The committee had pointed out, "The gram sabhas and mandals have indicated local needs and priorities, but there is no mechanism to help the mandals to weave them into an area plan. They have also not been provided with technical assistance to make an inventory of local resources. Except for a marginal 10 to 15 per cent, the bulk of development finance provided to them is committed to schemes conceived of by the administration prior to the establishment of decentralised institutions."
Pandey points out, "The earlier act was opposed by all politicians. On the whole, both politicians and bureaucrats opposed the act because apart from the devolution of power, more than half the finances of the state were transferred to the district."
A district collector who preferred anonymity, is sceptical about the 1993 act. "There may be several grand provisions in the new act. But what's the use when they will never be put to practice? Shouldn't panchayats be made into people's planning and implementation institutes? The Krishnaswamy committee's recommendation of mapping the natural resource base of the village has not been taken seriously."
In effect, panchayati raj has become synonymous almost throughout the state with making drains, roads and panchayat ghars.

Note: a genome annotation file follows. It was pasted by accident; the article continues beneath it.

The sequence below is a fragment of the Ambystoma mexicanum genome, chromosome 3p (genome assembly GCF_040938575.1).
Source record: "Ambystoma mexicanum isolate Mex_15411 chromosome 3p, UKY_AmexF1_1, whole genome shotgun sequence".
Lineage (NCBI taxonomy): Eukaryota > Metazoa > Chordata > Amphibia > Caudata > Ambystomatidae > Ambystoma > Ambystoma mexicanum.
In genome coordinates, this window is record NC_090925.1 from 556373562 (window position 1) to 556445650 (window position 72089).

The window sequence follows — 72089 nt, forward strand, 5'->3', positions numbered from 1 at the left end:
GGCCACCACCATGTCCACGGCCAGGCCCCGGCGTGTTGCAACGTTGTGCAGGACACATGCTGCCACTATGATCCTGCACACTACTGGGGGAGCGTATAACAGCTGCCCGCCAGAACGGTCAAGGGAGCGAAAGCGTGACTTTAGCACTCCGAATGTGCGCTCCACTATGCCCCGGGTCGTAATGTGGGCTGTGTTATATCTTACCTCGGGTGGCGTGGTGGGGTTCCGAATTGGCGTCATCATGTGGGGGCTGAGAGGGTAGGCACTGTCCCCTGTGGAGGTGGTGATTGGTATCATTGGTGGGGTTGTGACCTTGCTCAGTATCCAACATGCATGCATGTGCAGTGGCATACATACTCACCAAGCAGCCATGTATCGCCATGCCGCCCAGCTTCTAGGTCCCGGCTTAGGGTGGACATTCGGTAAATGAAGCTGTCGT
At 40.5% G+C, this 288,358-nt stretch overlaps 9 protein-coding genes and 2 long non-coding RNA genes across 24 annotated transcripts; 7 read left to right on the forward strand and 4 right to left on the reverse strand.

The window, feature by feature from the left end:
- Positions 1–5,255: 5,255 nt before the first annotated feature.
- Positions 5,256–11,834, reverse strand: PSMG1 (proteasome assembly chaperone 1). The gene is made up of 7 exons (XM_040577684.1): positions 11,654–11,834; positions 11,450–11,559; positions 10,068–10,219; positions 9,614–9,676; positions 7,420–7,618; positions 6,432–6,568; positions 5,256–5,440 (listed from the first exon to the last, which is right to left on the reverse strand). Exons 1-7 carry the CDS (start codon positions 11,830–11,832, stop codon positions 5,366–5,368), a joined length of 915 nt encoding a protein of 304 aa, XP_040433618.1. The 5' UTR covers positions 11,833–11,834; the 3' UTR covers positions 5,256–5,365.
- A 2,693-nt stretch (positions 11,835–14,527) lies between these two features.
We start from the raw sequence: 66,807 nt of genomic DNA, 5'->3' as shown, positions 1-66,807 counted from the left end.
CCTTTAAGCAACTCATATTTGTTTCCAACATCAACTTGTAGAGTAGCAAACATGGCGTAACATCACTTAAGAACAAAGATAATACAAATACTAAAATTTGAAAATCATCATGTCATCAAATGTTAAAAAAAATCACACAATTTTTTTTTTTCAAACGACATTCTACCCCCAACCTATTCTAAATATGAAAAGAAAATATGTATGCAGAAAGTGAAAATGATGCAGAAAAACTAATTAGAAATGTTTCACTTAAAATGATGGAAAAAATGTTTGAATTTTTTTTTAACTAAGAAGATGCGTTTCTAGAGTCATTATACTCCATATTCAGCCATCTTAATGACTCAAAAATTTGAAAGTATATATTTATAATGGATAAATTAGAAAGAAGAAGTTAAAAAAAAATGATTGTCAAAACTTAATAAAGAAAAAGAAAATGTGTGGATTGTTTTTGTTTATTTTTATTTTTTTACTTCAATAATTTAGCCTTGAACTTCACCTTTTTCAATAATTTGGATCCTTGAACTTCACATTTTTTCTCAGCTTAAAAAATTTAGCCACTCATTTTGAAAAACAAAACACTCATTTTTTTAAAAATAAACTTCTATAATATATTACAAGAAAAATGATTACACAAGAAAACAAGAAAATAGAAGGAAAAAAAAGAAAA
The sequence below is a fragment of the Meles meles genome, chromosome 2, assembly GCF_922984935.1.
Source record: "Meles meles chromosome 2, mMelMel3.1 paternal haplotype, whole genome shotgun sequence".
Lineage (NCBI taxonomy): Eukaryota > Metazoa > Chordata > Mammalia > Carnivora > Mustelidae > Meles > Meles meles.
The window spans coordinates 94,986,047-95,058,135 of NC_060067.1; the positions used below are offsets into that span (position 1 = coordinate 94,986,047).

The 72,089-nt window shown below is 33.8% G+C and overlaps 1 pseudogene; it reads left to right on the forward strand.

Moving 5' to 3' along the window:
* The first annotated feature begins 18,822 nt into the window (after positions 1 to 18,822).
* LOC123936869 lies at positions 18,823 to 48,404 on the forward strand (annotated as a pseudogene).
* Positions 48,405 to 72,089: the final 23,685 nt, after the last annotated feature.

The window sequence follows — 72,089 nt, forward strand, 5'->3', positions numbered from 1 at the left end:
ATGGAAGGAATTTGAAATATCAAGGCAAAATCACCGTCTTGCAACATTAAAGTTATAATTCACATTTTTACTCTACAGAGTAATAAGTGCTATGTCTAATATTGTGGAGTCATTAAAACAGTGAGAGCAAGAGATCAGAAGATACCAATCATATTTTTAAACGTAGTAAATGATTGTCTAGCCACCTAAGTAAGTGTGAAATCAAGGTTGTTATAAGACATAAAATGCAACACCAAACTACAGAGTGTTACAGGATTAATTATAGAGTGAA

Says U K Nayak, deputy secretary (administration) of the Mangalore zillah parishad, "A major reason why the 1983 Act didn't achieve the success it could have was because people were not aware about its provisions and objectives."
A senior bureaucrat who didn't want to be named said, "We follow a short-cut procedure: gather people together and ask them what they want. The responses are typical -- a tubewell, drains, maybe a road. But we don't get them to think of long-term projects like tree plantations and desilting tanks. That kind of work requires a lot of effort. We don't have the will and it is not possible in a target-chasing approach in which our efforts are ultimately judged."
C Nagarajan, ex-pradhan of Yeganahalli in Mysore district, is quite satisfied that he built roads, drains and tubewells in 10 villages. However, the idea of environmental regeneration doesn't occur to him. He asks, "Isn't that the work of the forest department and the soil conservation department?"
M A Madappa, who was the mandal panchayat president of Kannagala in Kodagu district, says, "Gram sabhas were a farce earlier and things aren't going to change now. One or two meetings were held and big promises were made. But the promises were unrealistic and the functionaries couldn't face the people when they couldn't fulfil them."
The Krishnaswamy committee report, however, noted that despite the limitations, the achievements were impressive. Says Krishnaswamy, "We found that in virtually all districts, schools and health facilities had improved and attendance of both teachers and students had gone up sharply. The progress in medical and health care, too, was significant. Though only a few development functions materialised, the promise existed of a progressive transfer of governance to panchayati raj institutions." He rues that the 1993 act allows stringent control over the panchayati raj institutions through the CEO and its ability to modify panchayat programmes.